Friday, October 8, 2010

The Dutchman was drunk

"The Dutchman was drunk." It was an unconscious error, my ear attuned to the alliteration rather than the facts. Only after the Carnival article was published did I remember: He was Belgian.

video

The mistake was minor. It held no 'weight,' as they say in the biz, to the unfolding of the story. Maybe I noticed it when I realized that the sentence was changed to: "The Dutchman was tipsy." Now, to me, that mattered. Because he wasn't tipsy. And I would never use that word. He was drunk. Shitfaced, really. In fact, I was worried about him --worried that he might trip on a cobblestone or pass out in the parade.
 

I suppose the editors of the LA Times wanted to soften the blow, whether to keep the travel section family friendly or cater to advertisers who need to sell Rio, I don't know. In an earlier draft I'd written "the urine-scented streets." Evoke the senses, we are told. But when I consulted a prolific travel writer, he suggested I delete it. Most newspapers and commercial magazines don't want the gritty truth on a destination piece.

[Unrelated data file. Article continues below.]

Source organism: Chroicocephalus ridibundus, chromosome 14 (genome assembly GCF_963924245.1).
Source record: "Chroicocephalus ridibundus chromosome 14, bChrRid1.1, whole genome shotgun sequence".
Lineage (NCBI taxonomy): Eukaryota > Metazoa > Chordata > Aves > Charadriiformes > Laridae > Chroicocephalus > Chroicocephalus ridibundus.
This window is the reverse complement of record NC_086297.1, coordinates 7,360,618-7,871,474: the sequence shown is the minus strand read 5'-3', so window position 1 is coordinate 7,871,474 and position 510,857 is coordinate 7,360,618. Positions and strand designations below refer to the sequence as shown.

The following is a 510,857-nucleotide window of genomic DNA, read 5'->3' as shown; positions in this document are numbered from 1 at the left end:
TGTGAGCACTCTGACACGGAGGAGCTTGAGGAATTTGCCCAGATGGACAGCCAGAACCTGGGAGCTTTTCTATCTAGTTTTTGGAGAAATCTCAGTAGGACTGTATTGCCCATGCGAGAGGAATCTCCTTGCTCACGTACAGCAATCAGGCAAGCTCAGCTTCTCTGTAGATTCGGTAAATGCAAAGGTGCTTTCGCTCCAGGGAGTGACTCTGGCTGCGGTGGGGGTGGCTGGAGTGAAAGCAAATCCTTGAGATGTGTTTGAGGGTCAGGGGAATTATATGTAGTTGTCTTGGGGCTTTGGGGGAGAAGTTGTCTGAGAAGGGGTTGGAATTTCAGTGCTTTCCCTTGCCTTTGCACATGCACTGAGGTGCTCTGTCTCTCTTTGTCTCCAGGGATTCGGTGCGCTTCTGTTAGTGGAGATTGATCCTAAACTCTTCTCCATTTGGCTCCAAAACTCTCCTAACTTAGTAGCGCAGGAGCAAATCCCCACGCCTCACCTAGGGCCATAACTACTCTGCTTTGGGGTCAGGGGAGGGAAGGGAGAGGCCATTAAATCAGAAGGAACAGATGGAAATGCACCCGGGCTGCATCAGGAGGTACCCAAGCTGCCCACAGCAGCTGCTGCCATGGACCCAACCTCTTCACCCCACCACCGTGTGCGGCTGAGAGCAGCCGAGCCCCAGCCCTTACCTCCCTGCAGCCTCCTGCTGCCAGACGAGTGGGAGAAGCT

So it became "rain-drenched streets." Less evocative, so mundane. Cliche, really. One might even say it rained on our parade.

We're always told to write the truth. But it begs the question of what is considered 'truth' in nonfiction, and how meaning is affected, when facts are omitted or altered.

So what if he wasn't really a Dutchman? He was definitely drunk. And the sound effect was lost. I may as well have written, "The Belgian was tipsy."

{By the way, this post is in no way meant to disparage my editors at the LA Times. Especially at a time when papers are dying and editors overworked, they did an impressive job sharpening my grammar, asking for clarification where facts were fuzzy, and cutting the piece by 1/3 without changing its structure.}

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